Well, your numbered bullets kind of went out the window. I did try to make sense of it with my unchecked brain, but of course I failed.
That was the joke. There's no benefit beyond that one point, and it's not really a benefit. The beginning of the very next sentence suggests where I was going. It probably could have benefited from some ellipses to drive the point home, so I'm sorry if the lack of them was confusing.
Elektrobolt wrote:Any company with any online activation/execution scheme has control over the licenses they have sold. That's how they make sure that those who use their software has paid for a license to use it. This benefits all its users in the long run, but some of those people do not want to see it (e.g. you).
Does the NSA spying on your private life make you safer? Not that it's the same thing, but the point is ultimate control for the sake of self-preservation, and not necessarily user protection or convenience.
You could argue one way or the other, the fact is that dongles are inconvenient and doesn't directly benefit users in any way. There are many other software companies that do not employ these methods, and I chose to go with them instead of the competition because I was entering new domains I haven't yet explored. Steinberg proved to me that dongles are unforgivable restrictions, and I will not be supporting them any longer.
Elektrobolt wrote:Your weak rebuke in the comparison with the car is simply ludicrous.
Thanks for reading it. Not very many people here know how to read words, let alone comprehend them, but you've gone one step further and actually understood what was there. I commend you!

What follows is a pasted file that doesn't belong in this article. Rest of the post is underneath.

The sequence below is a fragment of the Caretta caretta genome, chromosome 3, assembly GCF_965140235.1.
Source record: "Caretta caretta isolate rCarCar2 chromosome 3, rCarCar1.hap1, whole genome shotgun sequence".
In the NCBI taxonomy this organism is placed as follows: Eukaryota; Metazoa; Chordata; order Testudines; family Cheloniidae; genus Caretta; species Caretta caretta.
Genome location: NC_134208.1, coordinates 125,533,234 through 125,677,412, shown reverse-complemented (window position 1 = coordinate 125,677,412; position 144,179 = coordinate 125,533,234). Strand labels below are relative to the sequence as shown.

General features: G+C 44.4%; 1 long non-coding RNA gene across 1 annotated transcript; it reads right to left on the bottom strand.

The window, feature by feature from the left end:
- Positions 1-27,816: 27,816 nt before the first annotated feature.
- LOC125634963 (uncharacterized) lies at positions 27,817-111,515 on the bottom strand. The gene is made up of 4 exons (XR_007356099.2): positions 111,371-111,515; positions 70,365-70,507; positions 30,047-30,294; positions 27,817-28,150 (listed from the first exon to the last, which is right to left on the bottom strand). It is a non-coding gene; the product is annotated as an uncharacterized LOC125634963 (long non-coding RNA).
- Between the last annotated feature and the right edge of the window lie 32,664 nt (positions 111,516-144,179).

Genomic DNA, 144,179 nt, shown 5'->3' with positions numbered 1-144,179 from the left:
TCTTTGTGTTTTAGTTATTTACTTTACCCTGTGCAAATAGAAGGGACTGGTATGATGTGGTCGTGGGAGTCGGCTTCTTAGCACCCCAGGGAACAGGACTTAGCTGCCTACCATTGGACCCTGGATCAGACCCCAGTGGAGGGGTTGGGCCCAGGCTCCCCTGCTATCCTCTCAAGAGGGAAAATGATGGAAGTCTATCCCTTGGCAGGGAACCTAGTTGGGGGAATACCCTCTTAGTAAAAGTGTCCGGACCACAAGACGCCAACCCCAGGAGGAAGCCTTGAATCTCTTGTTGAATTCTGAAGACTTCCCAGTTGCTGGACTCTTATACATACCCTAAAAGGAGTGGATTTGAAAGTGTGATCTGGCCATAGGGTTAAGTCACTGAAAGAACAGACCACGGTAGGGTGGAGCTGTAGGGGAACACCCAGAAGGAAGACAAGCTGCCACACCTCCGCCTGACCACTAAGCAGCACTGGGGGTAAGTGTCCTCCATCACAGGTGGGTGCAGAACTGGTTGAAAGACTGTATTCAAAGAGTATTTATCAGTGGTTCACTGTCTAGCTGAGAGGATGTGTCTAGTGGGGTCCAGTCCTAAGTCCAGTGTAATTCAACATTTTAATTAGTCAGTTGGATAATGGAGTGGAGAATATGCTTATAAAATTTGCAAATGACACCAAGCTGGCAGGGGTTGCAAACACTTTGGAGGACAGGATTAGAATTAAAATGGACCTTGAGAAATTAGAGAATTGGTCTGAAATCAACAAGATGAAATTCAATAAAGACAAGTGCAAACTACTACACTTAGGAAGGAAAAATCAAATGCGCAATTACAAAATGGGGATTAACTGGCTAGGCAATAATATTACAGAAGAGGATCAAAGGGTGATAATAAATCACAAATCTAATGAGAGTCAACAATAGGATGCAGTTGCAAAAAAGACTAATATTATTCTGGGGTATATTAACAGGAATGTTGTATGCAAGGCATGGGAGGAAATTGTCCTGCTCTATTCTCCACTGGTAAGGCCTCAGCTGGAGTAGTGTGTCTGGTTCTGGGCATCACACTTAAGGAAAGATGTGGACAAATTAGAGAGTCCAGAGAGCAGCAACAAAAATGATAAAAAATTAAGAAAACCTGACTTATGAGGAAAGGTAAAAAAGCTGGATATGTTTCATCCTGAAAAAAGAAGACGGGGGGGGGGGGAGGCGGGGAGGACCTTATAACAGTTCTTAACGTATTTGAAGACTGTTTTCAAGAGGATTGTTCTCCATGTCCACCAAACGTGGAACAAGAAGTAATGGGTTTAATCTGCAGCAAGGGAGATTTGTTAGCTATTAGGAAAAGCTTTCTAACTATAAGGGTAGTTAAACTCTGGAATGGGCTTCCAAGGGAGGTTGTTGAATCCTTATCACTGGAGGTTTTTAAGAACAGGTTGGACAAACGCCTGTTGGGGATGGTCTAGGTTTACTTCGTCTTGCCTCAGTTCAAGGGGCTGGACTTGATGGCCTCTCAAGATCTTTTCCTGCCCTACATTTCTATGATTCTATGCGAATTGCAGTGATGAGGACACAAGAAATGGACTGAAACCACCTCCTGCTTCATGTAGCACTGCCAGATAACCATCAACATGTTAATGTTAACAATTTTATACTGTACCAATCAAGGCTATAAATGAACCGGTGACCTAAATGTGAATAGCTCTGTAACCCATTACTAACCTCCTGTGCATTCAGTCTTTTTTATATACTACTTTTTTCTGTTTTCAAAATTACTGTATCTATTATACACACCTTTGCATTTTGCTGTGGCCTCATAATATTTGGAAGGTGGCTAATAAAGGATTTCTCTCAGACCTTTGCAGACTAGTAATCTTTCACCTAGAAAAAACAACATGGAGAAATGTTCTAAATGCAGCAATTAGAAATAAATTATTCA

There is no need to have your computer connected to the Internet for the dongle to operate. Though when you buy your software it needs to be programmed with a corresponding license, sort of like a modern car keys are programmed to operate only with your car.
You can install Cubase on many computers and move the dongle to any computer. That is even more freedom than the car scenario, since you have only the one car for your key. Similarly, if you loose your car keys you pay a fee (likely in the hundreds of dollars) to have them make a new one. That is not free nor convenient. If you loose your car keys at the carnival, you may not drive home, maybe you call the spouse to fish you out, or maybe take a taxi and then return to collect the car, which brings me to a boon. The one very nice feature about the car comparison is that you generally get two keys! (Steinberg!)
I have two eLicenser dongles and one license for Cubase. Where you got the second license is a mystery to me.
When you first get your new car, they give you the key right there on the lot and you can drive what you bought, they also give you spares in case one breaks. When you first buy Cubase, if the license server is down, you have to wait until it's up.